- drafting questions for a test paper, exam or self-check.
It is possible to develop students’ skills, for example, with assignments which they need to complete with the help of an AI chatbot. What matters is not the end result, but the process, incl. writing effective prompts, evaluating the output, and holding a dialogue. Learners may also be asked to find an answer to a question of their choice with the help of the AI chatbot, and have them write an analysis of the response.
If the lecturer wants to restrict the use of chatbots, it is possible to
- give an oral exam or a written exam with pen and paper in the classroom;
- give a written exam in the computer classroom with the Safe Exam Browser program in Moodle, setting it up so that no other applications or browser windows can be opened during the exam;
- in the case of written assignments, reduce the proportion of essay-type tasks in the final grade, change the requirements for writing the essay, such as ask the student to write about their own experience, opinions, personal relation to the specific material or data, or the Estonian context;
- create tasks that require collecting original data by means of interviews, observation, fieldwork, archive study, or other methods, and analysing the data;
- use online tests for learners’ self-check rather than for assessment, and reduce their weight in the final assessment.
If the use of AI chatbots in a course or for assessment is prohibited, it should be clearly stated.
Students can be informed of the restrictions as follows.
- The use of ChatGPT or any other AI-based software is not allowed in the course/quiz/test/exam.
- Before you start completing the course assignments with the help of a fellow student or an AI chatbot (e.g. ChatGPT), please ask for my permission.
- If you use an AI chatbot in a course where it is not allowed, or do not refer properly to its use, it is academic fraud, which will be dealt with in the same way as other cases of academic fraud.
Detecting the use of an AI chatbot can be difficult. At the time of completing these guidelines, the University of Tartu is testing Turnitin, a new plagiarism detection software that aims to distinguish between AI- and human-generated texts.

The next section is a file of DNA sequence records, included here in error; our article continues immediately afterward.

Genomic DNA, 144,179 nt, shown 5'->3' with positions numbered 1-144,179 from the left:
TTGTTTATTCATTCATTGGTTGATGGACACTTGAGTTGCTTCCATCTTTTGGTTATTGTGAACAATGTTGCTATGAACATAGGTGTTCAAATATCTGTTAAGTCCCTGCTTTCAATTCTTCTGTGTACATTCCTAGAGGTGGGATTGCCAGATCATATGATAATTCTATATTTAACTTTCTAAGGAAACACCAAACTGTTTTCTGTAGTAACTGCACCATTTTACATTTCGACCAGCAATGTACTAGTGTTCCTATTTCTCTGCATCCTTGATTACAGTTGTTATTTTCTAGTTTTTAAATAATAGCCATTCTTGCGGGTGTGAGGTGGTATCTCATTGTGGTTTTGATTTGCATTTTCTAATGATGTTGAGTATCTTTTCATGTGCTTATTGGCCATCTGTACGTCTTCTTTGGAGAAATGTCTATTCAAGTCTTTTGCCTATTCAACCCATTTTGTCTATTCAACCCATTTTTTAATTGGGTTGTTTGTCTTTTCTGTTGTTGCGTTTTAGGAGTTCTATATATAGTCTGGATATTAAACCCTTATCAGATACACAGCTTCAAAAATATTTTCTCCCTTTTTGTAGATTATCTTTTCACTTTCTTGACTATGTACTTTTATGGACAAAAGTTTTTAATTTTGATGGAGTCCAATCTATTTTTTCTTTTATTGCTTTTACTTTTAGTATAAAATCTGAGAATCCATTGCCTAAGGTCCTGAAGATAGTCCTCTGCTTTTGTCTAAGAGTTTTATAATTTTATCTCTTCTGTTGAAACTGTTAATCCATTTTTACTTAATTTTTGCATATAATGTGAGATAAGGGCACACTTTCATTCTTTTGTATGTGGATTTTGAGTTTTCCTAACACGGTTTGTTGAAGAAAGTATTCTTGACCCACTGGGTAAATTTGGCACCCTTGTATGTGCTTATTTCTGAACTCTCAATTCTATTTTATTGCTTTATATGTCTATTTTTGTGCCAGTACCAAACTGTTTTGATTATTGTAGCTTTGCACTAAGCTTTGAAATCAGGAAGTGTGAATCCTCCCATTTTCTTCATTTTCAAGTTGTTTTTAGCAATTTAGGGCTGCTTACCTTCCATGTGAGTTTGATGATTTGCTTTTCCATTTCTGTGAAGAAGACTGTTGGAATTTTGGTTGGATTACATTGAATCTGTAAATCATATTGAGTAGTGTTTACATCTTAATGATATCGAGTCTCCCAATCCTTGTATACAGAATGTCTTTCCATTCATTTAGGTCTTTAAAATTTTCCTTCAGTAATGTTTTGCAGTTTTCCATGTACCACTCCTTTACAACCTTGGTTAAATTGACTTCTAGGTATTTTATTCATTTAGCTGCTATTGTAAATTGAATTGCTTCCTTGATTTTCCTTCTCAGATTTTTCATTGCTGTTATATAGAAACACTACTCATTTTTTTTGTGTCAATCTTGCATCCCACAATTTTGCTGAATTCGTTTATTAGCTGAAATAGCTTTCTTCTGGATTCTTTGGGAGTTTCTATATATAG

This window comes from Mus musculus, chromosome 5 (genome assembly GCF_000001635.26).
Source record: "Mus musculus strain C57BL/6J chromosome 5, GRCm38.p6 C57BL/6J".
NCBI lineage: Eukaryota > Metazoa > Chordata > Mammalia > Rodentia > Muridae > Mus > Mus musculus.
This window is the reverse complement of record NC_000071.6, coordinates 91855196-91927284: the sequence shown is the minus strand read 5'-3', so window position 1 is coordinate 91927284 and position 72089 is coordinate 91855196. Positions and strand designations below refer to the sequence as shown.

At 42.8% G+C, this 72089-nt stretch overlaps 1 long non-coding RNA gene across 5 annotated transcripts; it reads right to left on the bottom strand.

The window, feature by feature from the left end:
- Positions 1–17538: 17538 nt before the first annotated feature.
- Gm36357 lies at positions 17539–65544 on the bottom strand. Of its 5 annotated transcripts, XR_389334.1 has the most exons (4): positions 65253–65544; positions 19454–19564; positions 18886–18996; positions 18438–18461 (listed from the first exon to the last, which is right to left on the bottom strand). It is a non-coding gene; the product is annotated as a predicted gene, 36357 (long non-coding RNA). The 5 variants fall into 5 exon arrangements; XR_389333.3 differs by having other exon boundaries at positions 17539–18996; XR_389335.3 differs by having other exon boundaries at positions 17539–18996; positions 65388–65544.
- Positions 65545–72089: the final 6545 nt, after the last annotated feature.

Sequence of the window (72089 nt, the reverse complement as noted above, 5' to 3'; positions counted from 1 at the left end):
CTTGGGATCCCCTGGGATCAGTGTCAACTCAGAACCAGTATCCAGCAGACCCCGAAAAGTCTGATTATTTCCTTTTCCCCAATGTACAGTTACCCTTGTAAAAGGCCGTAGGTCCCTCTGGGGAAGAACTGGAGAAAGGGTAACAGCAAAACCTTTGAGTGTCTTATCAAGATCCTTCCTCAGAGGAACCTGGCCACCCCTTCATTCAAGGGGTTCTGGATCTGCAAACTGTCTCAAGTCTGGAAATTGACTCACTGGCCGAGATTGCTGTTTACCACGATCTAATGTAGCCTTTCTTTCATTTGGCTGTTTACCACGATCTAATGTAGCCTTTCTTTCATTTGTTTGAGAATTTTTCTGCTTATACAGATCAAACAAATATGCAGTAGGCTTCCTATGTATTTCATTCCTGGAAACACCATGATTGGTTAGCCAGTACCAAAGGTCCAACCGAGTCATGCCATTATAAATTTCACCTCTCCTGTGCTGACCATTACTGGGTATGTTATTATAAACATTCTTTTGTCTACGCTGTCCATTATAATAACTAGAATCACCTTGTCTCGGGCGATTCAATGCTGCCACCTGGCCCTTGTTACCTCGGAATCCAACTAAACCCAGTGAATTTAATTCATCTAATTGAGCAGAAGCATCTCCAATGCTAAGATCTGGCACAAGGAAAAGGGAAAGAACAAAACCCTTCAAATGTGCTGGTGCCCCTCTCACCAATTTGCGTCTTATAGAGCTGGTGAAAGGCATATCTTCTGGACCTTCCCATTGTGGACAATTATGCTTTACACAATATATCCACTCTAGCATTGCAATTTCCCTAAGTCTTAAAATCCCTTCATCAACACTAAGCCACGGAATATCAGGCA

ChatGPT has given the following recommendation: “Use ChatGPT only as a tool and always use other sources to verify the information obtained. ChatGPT is intended to assist and to expand knowledge and should not be the sole source for making decisions.” (OpenAI 2023, personal communication, 23 April 2023).
An AI chatbot is not the (co-)author of a text but rather a tool that can be used to compose a text. Using an AI chatbot or other AI application to an unjustified extent or without reference constitutes academic fraud (see https://ut.ee/en/content/academic-fraud).
When an AI chatbot is used when writing an article or thesis, the author must explain how it was used in the methodology chapter: for example, describe what questions were asked, what was the output obtained from the model, and to what extent it was modified (example 1). The specific use can also be described within the text. The full texts of the obtained output may be included in an appendix of the paper (example 2). A description of using the AI chatbot should unambiguously reveal to what extent and in what way it has been applied in the work.
Example 1. In the course of writing this paper, I used ChatGPT to gather ideas / edit the text. The following prompts were input into the AI chatbot: “[---]”. The output received was as follows: “[---]”. I modified the output as follows: [---].
Example 2. The following definition is based on ChatGPT’s response given on 22 April 2023 to the question “What is a language model?”. The result was as follows: “[---]” (OpenAI, 2023; see full text in Appendix X).
In-text citation depends on the specific referencing style used by the academic unit or journal (APA, Chicago, MLA, etc.). In some cases, it is recommended to refer to the use of an AI chatbot as a form of communication (example 3), since a chatbot is not a published source but rather a text generation model that can provide different responses depending on the communication situation.
Example 3. I used ChatGPT (OpenAI, personal communication, 28 April 2023) in my home assignment to get ideas for developing the customer service. ChatGPT is an AI-driven text generator developed by OpenAI (2023).
The list of references should indicate the
- creator of the AI chatbot;
- year of the chatbot version used;
- specific chatbot and its version;
- type or description of the language model used;
- web address of the chatbot.
For example: OpenAI. (2022). ChatGPT (Dec 20 version), large language model, https://chat.openai.com/.
University of Tartu seminars (in Estonian)
• “Kuidas ChatGPT õppimist ja õpetamist muudab I”
• “Kuidas ChatGPT õppimist ja õpetamist muudab II”
Universities’ guidance on using AI
- University of Yale
- University of Helsinki
- Technical University of Munich (examples for using ChatGPT in university teaching on p 12)
- University College London
Citing AI chatbots